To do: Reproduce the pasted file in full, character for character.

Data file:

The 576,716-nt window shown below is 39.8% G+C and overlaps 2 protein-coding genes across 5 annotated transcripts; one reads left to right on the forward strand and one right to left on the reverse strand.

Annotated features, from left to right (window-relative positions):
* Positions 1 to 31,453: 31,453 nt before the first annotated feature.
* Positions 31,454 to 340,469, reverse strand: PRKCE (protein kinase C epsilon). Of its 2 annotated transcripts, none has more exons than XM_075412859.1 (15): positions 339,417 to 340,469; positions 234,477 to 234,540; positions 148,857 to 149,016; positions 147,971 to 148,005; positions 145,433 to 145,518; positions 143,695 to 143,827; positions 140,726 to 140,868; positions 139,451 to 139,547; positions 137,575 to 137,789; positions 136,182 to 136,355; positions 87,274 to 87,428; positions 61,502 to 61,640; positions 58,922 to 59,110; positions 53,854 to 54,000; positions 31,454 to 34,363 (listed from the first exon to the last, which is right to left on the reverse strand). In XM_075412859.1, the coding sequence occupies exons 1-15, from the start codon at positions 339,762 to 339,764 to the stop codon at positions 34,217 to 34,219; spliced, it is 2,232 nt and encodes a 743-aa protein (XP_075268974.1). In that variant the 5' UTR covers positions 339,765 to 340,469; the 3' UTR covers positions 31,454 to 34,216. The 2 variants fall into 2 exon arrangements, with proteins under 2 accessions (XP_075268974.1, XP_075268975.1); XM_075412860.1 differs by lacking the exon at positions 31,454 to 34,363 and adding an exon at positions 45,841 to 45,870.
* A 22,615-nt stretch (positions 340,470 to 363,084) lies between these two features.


The 576,716-nt window shown below is 39.8% G+C and overlaps 2 protein-coding genes across 5 annotated transcripts; one reads left to right on the forward strand and one right to left on the reverse strand.

Annotated features, from left to right (window-relative positions):
* Positions 1 to 31,453: 31,453 nt before the first annotated feature.
* Positions 31,454 to 340,469, reverse strand: PRKCE (protein kinase C epsilon). Of its 2 annotated transcripts, none has more exons than XM_075412859.1 (15): positions 339,417 to 340,469; positions 234,477 to 234,540; positions 148,857 to 149,016; positions 147,971 to 148,005; positions 145,433 to 145,518; positions 143,695 to 143,827; positions 140,726 to 140,868; positions 139,451 to 139,547; positions 137,575 to 137,789; positions 136,182 to 136,355; positions 87,274 to 87,428; positions 61,502 to 61,640; positions 58,922 to 59,110; positions 53,854 to 54,000; positions 31,454 to 34,363 (listed from the first exon to the last, which is right to left on the reverse strand). In XM_075412859.1, the coding sequence occupies exons 1-15, from the start codon at positions 339,762 to 339,764 to the stop codon at positions 34,217 to 34,219; spliced, it is 2,232 nt and encodes a 743-aa protein (XP_075268974.1). In that variant the 5' UTR covers positions 339,765 to 340,469; the 3' UTR covers positions 31,454 to 34,216. The 2 variants fall into 2 exon arrangements, with proteins under 2 accessions (XP_075268974.1, XP_075268975.1); XM_075412860.1 differs by lacking the exon at positions 31,454 to 34,363 and adding an exon at positions 45,841 to 45,870.
* A 22,615-nt stretch (positions 340,470 to 363,084) lies between these two features.